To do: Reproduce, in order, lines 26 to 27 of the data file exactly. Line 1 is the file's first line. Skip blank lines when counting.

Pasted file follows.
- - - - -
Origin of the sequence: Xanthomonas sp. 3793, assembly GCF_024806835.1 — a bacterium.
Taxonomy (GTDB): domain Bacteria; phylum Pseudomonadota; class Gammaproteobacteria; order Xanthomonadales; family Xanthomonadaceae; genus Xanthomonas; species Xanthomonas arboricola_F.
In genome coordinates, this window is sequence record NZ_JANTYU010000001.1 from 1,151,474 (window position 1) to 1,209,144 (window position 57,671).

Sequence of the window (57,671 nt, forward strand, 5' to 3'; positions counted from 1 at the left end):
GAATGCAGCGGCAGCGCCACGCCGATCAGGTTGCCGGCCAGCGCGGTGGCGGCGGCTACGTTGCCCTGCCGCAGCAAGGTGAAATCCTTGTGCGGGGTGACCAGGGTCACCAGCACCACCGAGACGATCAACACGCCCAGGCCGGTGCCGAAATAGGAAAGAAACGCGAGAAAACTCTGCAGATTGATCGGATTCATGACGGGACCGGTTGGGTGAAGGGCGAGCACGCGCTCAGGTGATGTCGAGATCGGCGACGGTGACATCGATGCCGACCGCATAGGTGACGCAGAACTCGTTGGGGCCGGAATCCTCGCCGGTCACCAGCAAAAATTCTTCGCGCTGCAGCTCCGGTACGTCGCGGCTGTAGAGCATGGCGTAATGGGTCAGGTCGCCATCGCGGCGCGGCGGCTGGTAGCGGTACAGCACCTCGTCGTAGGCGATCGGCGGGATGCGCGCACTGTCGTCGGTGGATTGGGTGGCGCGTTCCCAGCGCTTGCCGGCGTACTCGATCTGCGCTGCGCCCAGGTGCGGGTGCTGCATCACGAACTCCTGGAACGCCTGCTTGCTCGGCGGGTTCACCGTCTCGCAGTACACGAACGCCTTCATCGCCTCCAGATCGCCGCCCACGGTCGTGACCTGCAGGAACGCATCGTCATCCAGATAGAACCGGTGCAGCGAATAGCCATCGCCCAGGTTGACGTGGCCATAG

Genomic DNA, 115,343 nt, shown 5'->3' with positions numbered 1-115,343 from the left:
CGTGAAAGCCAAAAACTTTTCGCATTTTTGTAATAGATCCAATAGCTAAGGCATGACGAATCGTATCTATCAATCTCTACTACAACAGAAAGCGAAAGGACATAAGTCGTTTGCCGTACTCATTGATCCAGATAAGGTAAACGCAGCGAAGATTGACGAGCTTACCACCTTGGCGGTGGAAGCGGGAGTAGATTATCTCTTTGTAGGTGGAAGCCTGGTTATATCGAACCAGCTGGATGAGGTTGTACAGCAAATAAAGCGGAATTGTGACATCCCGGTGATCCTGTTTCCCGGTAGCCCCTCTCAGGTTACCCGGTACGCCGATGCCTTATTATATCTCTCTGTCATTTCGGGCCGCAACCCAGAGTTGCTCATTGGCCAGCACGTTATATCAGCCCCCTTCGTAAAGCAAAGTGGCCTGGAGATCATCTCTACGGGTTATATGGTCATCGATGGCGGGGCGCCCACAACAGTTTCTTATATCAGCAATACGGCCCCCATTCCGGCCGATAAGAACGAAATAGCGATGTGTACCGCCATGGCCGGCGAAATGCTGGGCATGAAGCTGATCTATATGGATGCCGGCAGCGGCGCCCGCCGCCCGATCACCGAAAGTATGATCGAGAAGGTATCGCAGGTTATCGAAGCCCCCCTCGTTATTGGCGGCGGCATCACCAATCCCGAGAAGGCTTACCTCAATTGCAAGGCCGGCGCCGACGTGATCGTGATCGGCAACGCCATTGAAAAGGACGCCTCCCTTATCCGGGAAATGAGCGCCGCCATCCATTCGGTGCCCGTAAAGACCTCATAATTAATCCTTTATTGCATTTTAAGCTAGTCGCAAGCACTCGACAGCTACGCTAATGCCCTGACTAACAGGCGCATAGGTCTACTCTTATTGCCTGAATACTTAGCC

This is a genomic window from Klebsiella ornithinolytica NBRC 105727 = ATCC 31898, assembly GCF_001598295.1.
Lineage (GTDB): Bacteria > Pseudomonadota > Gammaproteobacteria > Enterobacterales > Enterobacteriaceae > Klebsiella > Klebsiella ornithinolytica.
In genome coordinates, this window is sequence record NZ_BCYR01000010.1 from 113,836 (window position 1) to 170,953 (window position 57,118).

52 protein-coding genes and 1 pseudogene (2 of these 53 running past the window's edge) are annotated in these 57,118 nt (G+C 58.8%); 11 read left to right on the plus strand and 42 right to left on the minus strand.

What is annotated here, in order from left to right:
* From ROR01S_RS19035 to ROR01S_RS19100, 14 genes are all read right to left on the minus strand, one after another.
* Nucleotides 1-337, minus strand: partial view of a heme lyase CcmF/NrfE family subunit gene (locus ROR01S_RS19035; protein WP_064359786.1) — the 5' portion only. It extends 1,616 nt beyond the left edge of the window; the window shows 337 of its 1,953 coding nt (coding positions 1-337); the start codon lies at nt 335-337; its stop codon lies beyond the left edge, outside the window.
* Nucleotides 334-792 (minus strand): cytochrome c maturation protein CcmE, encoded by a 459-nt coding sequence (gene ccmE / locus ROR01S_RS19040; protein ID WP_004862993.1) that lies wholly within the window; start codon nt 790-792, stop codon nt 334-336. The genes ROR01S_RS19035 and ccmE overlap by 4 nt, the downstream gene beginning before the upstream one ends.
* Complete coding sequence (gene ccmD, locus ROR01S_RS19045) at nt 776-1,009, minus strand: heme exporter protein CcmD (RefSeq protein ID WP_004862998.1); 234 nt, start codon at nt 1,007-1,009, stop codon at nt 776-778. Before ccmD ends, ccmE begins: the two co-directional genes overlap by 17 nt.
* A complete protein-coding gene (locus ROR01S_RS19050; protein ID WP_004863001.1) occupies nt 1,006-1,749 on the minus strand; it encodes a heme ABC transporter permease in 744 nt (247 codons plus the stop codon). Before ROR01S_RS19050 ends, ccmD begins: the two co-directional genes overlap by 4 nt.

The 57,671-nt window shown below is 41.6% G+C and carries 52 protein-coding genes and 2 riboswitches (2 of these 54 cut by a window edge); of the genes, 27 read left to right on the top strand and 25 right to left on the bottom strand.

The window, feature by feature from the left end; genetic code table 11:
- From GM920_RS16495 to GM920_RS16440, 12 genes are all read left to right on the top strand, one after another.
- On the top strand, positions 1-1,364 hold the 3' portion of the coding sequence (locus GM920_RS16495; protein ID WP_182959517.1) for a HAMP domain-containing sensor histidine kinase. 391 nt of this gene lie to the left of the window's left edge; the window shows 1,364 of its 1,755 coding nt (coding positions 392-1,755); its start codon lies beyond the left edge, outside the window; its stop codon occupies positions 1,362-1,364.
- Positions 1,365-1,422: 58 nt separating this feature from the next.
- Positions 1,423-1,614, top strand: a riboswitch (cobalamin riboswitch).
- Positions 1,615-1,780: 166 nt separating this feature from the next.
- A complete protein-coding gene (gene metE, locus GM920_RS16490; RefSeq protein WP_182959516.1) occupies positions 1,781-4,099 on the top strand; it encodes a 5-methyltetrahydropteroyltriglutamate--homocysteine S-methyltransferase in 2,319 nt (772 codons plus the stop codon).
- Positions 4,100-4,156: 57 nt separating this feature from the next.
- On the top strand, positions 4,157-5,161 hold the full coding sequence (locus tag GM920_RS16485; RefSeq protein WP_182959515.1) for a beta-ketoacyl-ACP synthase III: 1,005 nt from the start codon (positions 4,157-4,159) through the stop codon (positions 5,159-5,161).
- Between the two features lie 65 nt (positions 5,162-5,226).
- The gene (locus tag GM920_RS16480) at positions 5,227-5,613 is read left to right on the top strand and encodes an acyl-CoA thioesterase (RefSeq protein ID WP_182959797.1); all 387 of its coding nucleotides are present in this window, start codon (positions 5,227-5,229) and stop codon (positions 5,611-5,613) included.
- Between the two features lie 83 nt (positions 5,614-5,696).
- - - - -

- Positions 4,100-4,156: 57 nt separating this feature from the next.
- On the top strand, positions 4,157-5,161 hold the full coding sequence (locus tag GM920_RS16485; RefSeq protein WP_182959515.1) for a beta-ketoacyl-ACP synthase III: 1,005 nt from the start codon (positions 4,157-4,159) through the stop codon (positions 5,159-5,161).